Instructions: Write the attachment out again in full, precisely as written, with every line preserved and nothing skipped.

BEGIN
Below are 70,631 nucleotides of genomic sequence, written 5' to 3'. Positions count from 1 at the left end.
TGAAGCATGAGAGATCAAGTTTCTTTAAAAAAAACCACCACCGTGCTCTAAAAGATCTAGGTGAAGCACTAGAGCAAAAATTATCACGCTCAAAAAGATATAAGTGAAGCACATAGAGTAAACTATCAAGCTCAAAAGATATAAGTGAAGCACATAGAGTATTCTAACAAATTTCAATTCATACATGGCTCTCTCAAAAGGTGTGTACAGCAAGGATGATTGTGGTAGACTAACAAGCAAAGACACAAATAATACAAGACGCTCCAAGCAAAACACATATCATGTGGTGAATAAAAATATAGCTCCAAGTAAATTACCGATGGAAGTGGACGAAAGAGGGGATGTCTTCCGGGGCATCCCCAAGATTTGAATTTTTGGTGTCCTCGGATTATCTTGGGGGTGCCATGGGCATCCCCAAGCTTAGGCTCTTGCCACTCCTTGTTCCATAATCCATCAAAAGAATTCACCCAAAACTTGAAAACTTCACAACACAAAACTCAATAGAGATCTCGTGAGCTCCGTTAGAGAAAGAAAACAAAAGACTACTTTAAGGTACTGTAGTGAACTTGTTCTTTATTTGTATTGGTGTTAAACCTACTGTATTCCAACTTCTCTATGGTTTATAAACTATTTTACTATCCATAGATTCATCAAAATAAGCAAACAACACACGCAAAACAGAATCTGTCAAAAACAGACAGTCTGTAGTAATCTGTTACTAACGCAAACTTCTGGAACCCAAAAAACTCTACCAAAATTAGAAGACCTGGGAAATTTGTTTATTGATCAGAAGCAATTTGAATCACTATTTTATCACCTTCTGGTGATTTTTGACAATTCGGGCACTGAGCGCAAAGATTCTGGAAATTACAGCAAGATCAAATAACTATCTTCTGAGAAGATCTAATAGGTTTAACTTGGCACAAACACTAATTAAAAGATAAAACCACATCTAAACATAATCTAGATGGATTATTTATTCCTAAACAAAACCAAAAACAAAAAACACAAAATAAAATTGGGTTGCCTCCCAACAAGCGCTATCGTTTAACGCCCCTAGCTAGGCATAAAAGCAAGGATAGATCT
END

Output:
Below are 70,631 nucleotides of genomic sequence, written 5' to 3'. Positions count from 1 at the left end.
TGAAGCATGAGAGATCAAGTTTCTTTAAAAAAAACCACCACCGTGCTCTAAAAGATCTAGGTGAAGCACTAGAGCAAAAATTATCACGCTCAAAAAGATATAAGTGAAGCACATAGAGTAAACTATCAAGCTCAAAAGATATAAGTGAAGCACATAGAGTATTCTAACAAATTTCAATTCATACATGGCTCTCTCAAAAGGTGTGTACAGCAAGGATGATTGTGGTAGACTAACAAGCAAAGACACAAATAATACAAGACGCTCCAAGCAAAACACATATCATGTGGTGAATAAAAATATAGCTCCAAGTAAATTACCGATGGAAGTGGACGAAAGAGGGGATGTCTTCCGGGGCATCCCCAAGATTTGAATTTTTGGTGTCCTCGGATTATCTTGGGGGTGCCATGGGCATCCCCAAGCTTAGGCTCTTGCCACTCCTTGTTCCATAATCCATCAAAAGAATTCACCCAAAACTTGAAAACTTCACAACACAAAACTCAATAGAGATCTCGTGAGCTCCGTTAGAGAAAGAAAACAAAAGACTACTTTAAGGTACTGTAGTGAACTTGTTCTTTATTTGTATTGGTGTTAAACCTACTGTATTCCAACTTCTCTATGGTTTATAAACTATTTTACTATCCATAGATTCATCAAAATAAGCAAACAACACACGCAAAACAGAATCTGTCAAAAACAGACAGTCTGTAGTAATCTGTTACTAACGCAAACTTCTGGAACCCAAAAAACTCTACCAAAATTAGAAGACCTGGGAAATTTGTTTATTGATCAGAAGCAATTTGAATCACTATTTTATCACCTTCTGGTGATTTTTGACAATTCGGGCACTGAGCGCAAAGATTCTGGAAATTACAGCAAGATCAAATAACTATCTTCTGAGAAGATCTAATAGGTTTAACTTGGCACAAACACTAATTAAAAGATAAAACCACATCTAAACATAATCTAGATGGATTATTTATTCCTAAACAAAACCAAAAACAAAAAACACAAAATAAAATTGGGTTGCCTCCCAACAAGCGCTATCGTTTAACGCCCCTAGCTAGGCATAAAAGCAAGGATAGATCT